|Publication number||US4738178 A|
|Application number||US 06/915,780|
|Publication date||Apr 19, 1988|
|Filing date||Oct 6, 1986|
|Priority date||Oct 6, 1986|
|Publication number||06915780, 915780, US 4738178 A, US 4738178A, US-A-4738178, US4738178 A, US4738178A|
|Inventors||Charles G. Deering|
|Original Assignee||Deering Charles G|
|Export Citation||BiBTeX, EndNote, RefMan|
|Patent Citations (7), Referenced by (27), Classifications (12), Legal Events (5)|
|External Links: USPTO, USPTO Assignment, Espacenet|
This invention relates in general to electric stringed instruments and, more specifically, to an improved instrument which can selectively produce more variety of banjo sounds and louder banjo sound than previously possible.
Since the development of electric amplification techniques and equipment for stringed instruments many efforts have been made to both produce higher quality sound and to produce new and different sounds than those produced by prior instruments but all attempts have left banjos with a limitation of sound volume significantly lower than electric guitars due to feedback generated by the head of the banjo when the sound vibration of the music causes excessive vibration of the head. Prior electric banjos with wood bodies do not have volume difficulties but lost the banjo sound because the essential taut membrane was discarded. Early attempts at electrically reproducing banjo sounds used a pickup transducer placed in contact with the taut membrane or the string supporting bridge or both. Law, in U.S. Pat. No. 3,780,202, placed the pickup on a movable bracket within the banjo housing to contact the backside of the taut membrane. While this arrangement does very well at picking up the vibrations of the membrane, severe limitations are encountered when the volume is turned up comparable to an electric guitar, the head vibrates more as the volume increases which causes the instrument to feed back. Pickups have been directly attached to the bridge, for example pickups have been clipped to the bridge itself as described by Cronwell in U.S. Pat. No. 2,725,778 or embedded in a foot of the bridge itself as described by Shubb in U.S. Pat. No. 4,450,744. Unfortunately, these arrangements tend to change the vibration characteristics of the bridge, resulting in tone distortion and still have the volume limitations because the head is not sufficiently dampened from excessive vibration at high volume. These distortions or changes in the sound produced by amplification where taken to an extreme by Rizutti who describes in U.S. Pat. No. 3,192,304 a pickup located on the upper surface of the membrane, fastened to the bridge, which produces "new sounds such as no other electric fretted instrument is able to produce". This still leaves the head free to vibrate and cause feedback.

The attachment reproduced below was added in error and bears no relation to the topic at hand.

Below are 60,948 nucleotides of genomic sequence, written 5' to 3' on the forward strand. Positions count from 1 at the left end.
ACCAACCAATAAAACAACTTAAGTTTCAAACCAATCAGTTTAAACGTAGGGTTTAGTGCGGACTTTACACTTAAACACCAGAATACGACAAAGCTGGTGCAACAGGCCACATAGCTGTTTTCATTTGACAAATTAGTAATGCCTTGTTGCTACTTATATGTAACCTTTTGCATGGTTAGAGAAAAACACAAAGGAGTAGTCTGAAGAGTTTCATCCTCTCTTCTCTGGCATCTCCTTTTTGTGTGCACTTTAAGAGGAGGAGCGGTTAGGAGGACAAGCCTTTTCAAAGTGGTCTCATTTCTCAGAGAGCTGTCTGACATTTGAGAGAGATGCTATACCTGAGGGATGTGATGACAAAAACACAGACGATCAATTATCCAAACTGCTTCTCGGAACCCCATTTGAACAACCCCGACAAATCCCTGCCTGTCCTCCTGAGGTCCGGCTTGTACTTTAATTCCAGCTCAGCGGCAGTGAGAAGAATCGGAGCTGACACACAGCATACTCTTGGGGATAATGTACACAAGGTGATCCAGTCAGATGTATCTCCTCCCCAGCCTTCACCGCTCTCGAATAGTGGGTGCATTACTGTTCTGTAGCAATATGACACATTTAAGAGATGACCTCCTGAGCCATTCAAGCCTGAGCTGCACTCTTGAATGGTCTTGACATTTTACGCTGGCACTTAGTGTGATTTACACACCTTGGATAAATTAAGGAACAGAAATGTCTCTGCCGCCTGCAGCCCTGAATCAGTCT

Thus, there is a continuing need for improvements in stringed instruments to provide improvements in the quality of amplified sound and have the capability of producing greater volume without distorting feedback.
The above-noted problems, and others, are overcome by the electric stringed instrument of this invention, which basically includes a normal banjo head made up of a taut flexible membrane mounted on a ring which is then mounted on a solid body. A fretted neck is fastened to the body in a conventional manner and strings extend from an adjustable securing means at the end of the neck over the banjo head to a tailpiece secured to the body. A bridge is positioned between the strings and membrane. One or more recesses are formed in the body below the strings. Electric pickups in the recesses are in contact with the underside of the membrane, one preferably below the bridge and another preferably between the bridge and the neck attachment end of the head. Spaces between the sides and bottoms of the pickups and sides and bottoms of the recesses are at least partially filled with a pad of resilient foam material. The foam beneath the pickups is compressed slightly to maintain the upper surface of the pickups in resilient pressure contact with the underside of the membrane. While foam is preferred, springs could be used in place of the foam, if desired. Preferably a thin sheet of felt is positioned between pickup upper surface and membrane lower surface.